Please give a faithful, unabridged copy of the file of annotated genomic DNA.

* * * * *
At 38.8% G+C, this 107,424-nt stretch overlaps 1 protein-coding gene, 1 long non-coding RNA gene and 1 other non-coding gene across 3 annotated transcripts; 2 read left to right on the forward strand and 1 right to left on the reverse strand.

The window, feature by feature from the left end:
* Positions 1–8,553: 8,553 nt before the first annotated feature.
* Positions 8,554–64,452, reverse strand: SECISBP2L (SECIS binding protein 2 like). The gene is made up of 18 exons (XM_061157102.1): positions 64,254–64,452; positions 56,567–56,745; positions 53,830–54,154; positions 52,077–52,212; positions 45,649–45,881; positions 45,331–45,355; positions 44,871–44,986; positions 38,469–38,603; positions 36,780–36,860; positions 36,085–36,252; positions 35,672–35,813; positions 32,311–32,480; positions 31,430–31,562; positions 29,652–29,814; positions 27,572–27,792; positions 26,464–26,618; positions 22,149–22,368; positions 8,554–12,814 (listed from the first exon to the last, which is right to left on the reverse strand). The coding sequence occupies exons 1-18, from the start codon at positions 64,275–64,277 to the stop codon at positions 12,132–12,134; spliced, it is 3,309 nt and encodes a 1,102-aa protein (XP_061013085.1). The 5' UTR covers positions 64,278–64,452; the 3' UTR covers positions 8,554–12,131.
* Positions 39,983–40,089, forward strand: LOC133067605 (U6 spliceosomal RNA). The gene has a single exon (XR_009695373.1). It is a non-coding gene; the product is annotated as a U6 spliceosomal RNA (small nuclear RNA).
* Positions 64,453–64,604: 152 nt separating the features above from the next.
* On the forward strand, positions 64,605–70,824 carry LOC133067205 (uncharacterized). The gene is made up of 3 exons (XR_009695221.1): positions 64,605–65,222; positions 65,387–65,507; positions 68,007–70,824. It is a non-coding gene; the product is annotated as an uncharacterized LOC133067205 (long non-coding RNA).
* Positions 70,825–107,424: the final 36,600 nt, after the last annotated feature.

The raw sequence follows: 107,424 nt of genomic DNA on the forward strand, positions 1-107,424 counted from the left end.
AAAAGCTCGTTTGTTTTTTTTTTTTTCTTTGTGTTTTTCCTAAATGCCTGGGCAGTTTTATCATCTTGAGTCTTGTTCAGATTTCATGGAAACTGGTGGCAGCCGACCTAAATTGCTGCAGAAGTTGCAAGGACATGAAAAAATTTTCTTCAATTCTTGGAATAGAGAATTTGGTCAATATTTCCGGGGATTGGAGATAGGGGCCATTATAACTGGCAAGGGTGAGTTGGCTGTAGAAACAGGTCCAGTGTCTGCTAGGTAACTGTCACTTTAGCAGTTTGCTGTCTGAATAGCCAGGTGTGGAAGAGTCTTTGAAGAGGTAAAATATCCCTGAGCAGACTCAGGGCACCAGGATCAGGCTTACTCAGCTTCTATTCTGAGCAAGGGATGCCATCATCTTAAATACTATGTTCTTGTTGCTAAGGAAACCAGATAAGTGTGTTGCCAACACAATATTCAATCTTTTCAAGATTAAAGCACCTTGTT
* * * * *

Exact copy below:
At 38.8% G+C, this 107,424-nt stretch overlaps 1 protein-coding gene, 1 long non-coding RNA gene and 1 other non-coding gene across 3 annotated transcripts; 2 read left to right on the forward strand and 1 right to left on the reverse strand.

The window, feature by feature from the left end:
* Positions 1–8,553: 8,553 nt before the first annotated feature.
* Positions 8,554–64,452, reverse strand: SECISBP2L (SECIS binding protein 2 like). The gene is made up of 18 exons (XM_061157102.1): positions 64,254–64,452; positions 56,567–56,745; positions 53,830–54,154; positions 52,077–52,212; positions 45,649–45,881; positions 45,331–45,355; positions 44,871–44,986; positions 38,469–38,603; positions 36,780–36,860; positions 36,085–36,252; positions 35,672–35,813; positions 32,311–32,480; positions 31,430–31,562; positions 29,652–29,814; positions 27,572–27,792; positions 26,464–26,618; positions 22,149–22,368; positions 8,554–12,814 (listed from the first exon to the last, which is right to left on the reverse strand). The coding sequence occupies exons 1-18, from the start codon at positions 64,275–64,277 to the stop codon at positions 12,132–12,134; spliced, it is 3,309 nt and encodes a 1,102-aa protein (XP_061013085.1). The 5' UTR covers positions 64,278–64,452; the 3' UTR covers positions 8,554–12,131.
* Positions 39,983–40,089, forward strand: LOC133067605 (U6 spliceosomal RNA). The gene has a single exon (XR_009695373.1). It is a non-coding gene; the product is annotated as a U6 spliceosomal RNA (small nuclear RNA).
* Positions 64,453–64,604: 152 nt separating the features above from the next.
* On the forward strand, positions 64,605–70,824 carry LOC133067205 (uncharacterized). The gene is made up of 3 exons (XR_009695221.1): positions 64,605–65,222; positions 65,387–65,507; positions 68,007–70,824. It is a non-coding gene; the product is annotated as an uncharacterized LOC133067205 (long non-coding RNA).
* Positions 70,825–107,424: the final 36,600 nt, after the last annotated feature.

The raw sequence follows: 107,424 nt of genomic DNA on the forward strand, positions 1-107,424 counted from the left end.
AAAAGCTCGTTTGTTTTTTTTTTTTTCTTTGTGTTTTTCCTAAATGCCTGGGCAGTTTTATCATCTTGAGTCTTGTTCAGATTTCATGGAAACTGGTGGCAGCCGACCTAAATTGCTGCAGAAGTTGCAAGGACATGAAAAAATTTTCTTCAATTCTTGGAATAGAGAATTTGGTCAATATTTCCGGGGATTGGAGATAGGGGCCATTATAACTGGCAAGGGTGAGTTGGCTGTAGAAACAGGTCCAGTGTCTGCTAGGTAACTGTCACTTTAGCAGTTTGCTGTCTGAATAGCCAGGTGTGGAAGAGTCTTTGAAGAGGTAAAATATCCCTGAGCAGACTCAGGGCACCAGGATCAGGCTTACTCAGCTTCTATTCTGAGCAAGGGATGCCATCATCTTAAATACTATGTTCTTGTTGCTAAGGAAACCAGATAAGTGTGTTGCCAACACAATATTCAATCTTTTCAAGATTAAAGCACCTTGTT